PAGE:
I try not to make promises to my kids that I can’t keep. I screw up plenty of other things about parenting so keeping a promise is one thing that seems to be within my control. When my 4th grade daughter recently asked me if I could promise her that she will be safe at school, I stalled. Tried to mute my nerved up gulp- in vain.
I lied to my kid.
I said yes. Made an empty promise that I cannot keep. I added just a little bit more collateral damage to the post-tragedy flotsam that’s always adrift in the wake of a storm. I doubt that I am alone. Parents are probably lying straight-faced to their kids left and right these days because there is NO way that some of us can send a scared child to school everyday to learn and have fun. Fear isn’t exactly conducive to a learning environment, you know?
Admit it. The first time you went to a movie after the Aurora shooting, you cut a glance briefly to the side door once inside the theater. You scoped out the nearest emergency exit a little more closely instead of wondering if the butter calories were worth it on the popcorn. Maybe nabbed a seat closer to the aisle than you ordinarily would.
The truth? I have no idea if my kids are safe at school. I only know that the every single adult in that building is doing her very best to make it so– just like the adults at Sandy Hook Elementary last December had been doing until suddenly their best wasn’t good enough anymore. So to answer my daughter’s question truthfully to the universe? No. I can’t promise you’re safe. Not today. Not tomorrow. And most likely not the day after that.
The truth of the matter is that I can’t promise the bus ride home will be safe either. Buses are a bully’s venue of choice these days. The equivalent of a drunken bar just waiting for a brawl to spring into action. Come to think of it, I can’t promise that the bumper cars at the state fair are safe. I can’t promise that the storm warnings are always embellished. I mean really, if you can conjure it, it can happen. The earth could conceivably open up in a pissed off yawn and swallow us all whole right now. Possibly.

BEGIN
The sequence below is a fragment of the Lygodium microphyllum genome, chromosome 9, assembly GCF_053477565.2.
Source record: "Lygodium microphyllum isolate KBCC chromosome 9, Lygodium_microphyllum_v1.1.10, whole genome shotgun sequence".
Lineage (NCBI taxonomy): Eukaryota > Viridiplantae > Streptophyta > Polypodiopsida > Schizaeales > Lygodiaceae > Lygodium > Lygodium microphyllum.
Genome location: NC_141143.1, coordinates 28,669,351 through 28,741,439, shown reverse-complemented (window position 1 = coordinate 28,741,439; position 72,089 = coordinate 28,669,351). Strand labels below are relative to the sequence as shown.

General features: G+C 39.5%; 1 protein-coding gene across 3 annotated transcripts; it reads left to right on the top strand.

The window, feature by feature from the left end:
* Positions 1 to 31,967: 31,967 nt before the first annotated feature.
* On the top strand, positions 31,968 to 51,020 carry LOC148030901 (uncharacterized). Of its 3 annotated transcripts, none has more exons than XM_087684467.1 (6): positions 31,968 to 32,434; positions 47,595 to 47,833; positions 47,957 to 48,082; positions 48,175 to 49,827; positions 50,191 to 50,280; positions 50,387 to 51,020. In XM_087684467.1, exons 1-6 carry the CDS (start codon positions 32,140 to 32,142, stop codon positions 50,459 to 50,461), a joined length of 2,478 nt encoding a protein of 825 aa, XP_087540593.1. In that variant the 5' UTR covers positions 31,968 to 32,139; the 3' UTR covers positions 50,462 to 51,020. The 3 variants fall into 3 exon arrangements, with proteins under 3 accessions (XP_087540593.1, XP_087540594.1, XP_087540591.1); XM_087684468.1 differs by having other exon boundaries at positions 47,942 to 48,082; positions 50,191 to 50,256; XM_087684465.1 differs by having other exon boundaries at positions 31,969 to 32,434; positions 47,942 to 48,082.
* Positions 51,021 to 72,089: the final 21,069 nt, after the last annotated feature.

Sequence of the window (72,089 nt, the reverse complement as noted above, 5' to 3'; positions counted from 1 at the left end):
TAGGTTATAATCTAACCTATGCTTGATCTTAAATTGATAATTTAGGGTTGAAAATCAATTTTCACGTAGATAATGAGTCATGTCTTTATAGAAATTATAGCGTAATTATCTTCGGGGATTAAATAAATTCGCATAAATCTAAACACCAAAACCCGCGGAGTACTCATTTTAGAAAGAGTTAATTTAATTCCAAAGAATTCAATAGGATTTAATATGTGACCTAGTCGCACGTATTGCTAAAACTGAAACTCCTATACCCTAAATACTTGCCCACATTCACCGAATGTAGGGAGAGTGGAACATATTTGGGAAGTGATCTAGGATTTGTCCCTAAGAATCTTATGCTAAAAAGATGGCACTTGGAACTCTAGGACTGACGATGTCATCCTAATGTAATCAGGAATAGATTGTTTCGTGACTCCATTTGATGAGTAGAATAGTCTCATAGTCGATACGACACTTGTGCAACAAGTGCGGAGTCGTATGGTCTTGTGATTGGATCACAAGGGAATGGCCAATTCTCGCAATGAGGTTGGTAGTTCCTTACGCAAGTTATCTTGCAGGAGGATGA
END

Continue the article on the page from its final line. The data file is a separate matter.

But here is one thing I can promise you. If we don’t do something differently soon, nothing will change. Insanity (n): doing the same thing over and over again and expecting different results.
When I was little, I fell out of a ceiling loft and landed hard. Hard enough to knock the breath out of myself and learn the weird truth that seeing stars isn’t all hyperbole. My mom sprinted upstairs to check on the origin of the thud that shook the house.
I had broken no bones but definitely the cardinal rule of climbing navigation in general. I tried to navigate the ladder rungs facing out. You’re supposed to face in– with your nose to the ladder itself, one-stepping your way back to the floor with both hands white-knuckled to the railings. That would be the safe route. That would be the route of a cautious child. But it felt much more Evel Knievelish facing out.
When my mom found me in a heap, the tears were still stunned into submission. All she saw was a twisted torso and a gape-mouthed kid in pain. Verdict: seriously bruised coccyx bone. I walked funny for days. And I never went down the ladder facing forward again. Not even to this day.